On October 22, 2015, the Police Unit for Combating Organized Crime arrested Makhkamov, a lawyer who also worked for Sipar, after he sought to represent Yorov. Makhkamov was also charged with swindling, incitement, and extremism charges. On November 20, after Makhkamov went on a hunger strike to protest his arbitrary detention, authorities placed him in solitary confinement for three days.
Authorities systematically interfered with Yorov’s and Makhkamov’s right to counsel and severely restricted public access to the trial, including for international observers, diplomatic representatives, and journalists.
“The Tajik government is tightening the screws on lawyers it deems trouble, locking up those who represent the opposition, and even those who represent the ones who represent them,” said Marius Fossum, regional representative at the Norwegian Helsinki Committee. “Each day these lawyers spend behind bars is a disgrace and brings shame on Tajikistan’s judicial system.”
The Tajik government has also taken steps to extend its control over the legal profession, significantly curtailing its independence. In November 2015, authorities approved a new law requiring all lawyers to renew their legal licenses with the Justice Ministry, instead of the independent bar association or licensing body, and to retake the bar examination every five years. Lawyers told Human Rights Watch and the Norwegian Helsinki Committee that the test, administered by the government, is being used to exclude those who take on politically sensitive cases. Prior to the changes, Tajikistan had approximately 2,000 registered lawyers. Following the passage of the new law, fewer than 500 are able to practice law in the country.
The United Nations Basic Principles on the Role of Lawyers state that lawyers “shall not be identified with their clients’ causes as a result of discharging their functions” and that they must be able “to perform all their professional functions without intimidation, hindrance, harassment or improper interference.” Furthermore, lawyers “shall not suffer, or be threatened with, prosecution or administrative, economic or other sanctions for any action taken in accordance with recognized professional duties, standards or ethics.”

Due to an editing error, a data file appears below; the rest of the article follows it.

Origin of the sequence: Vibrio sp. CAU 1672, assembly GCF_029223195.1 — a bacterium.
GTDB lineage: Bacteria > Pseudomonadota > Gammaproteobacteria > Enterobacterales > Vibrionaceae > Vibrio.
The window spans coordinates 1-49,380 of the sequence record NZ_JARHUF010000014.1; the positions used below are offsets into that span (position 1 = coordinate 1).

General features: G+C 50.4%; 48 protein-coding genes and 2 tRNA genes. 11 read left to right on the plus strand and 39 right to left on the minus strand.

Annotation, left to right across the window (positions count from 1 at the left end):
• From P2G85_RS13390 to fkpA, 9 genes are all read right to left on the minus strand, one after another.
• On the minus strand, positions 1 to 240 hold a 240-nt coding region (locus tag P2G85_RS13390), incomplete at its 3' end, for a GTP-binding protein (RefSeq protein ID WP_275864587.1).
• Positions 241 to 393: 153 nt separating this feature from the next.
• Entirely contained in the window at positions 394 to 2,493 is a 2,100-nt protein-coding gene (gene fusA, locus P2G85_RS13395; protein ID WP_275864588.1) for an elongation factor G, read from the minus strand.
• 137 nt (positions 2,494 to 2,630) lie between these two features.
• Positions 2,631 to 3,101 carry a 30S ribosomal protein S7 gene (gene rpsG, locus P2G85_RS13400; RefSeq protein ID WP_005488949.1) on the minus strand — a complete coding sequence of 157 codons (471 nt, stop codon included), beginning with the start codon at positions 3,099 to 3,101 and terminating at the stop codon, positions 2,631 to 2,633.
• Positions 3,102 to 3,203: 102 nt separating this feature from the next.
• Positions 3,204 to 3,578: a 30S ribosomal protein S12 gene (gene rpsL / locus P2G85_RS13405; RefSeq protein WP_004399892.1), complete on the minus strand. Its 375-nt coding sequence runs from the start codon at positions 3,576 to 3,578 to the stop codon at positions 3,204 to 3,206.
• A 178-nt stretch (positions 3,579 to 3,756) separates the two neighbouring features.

The United States, the European Union, and Tajikistan’s international partners should press the Tajik government to immediately release lawyers imprisoned and detained on politically motivated charges and to ensure that all lawyers are able to conduct their work without fear of threats or harassment, including arbitrary arrest or prosecution. International partners also should press Tajikistan to uphold its international obligations to respect freedom of association, assembly, and expression.
“By locking up two human rights lawyers, Dushanbe is sending Tajikistan’s legal community an unambiguous warning to stay away from politically sensitive cases,” said Nadejda Atayeva, president of the Association for Human Rights in Central Asia. “Now more than ever, Tajikistan needs a strong and independent legal profession that can operate free of interference or fear of retribution.”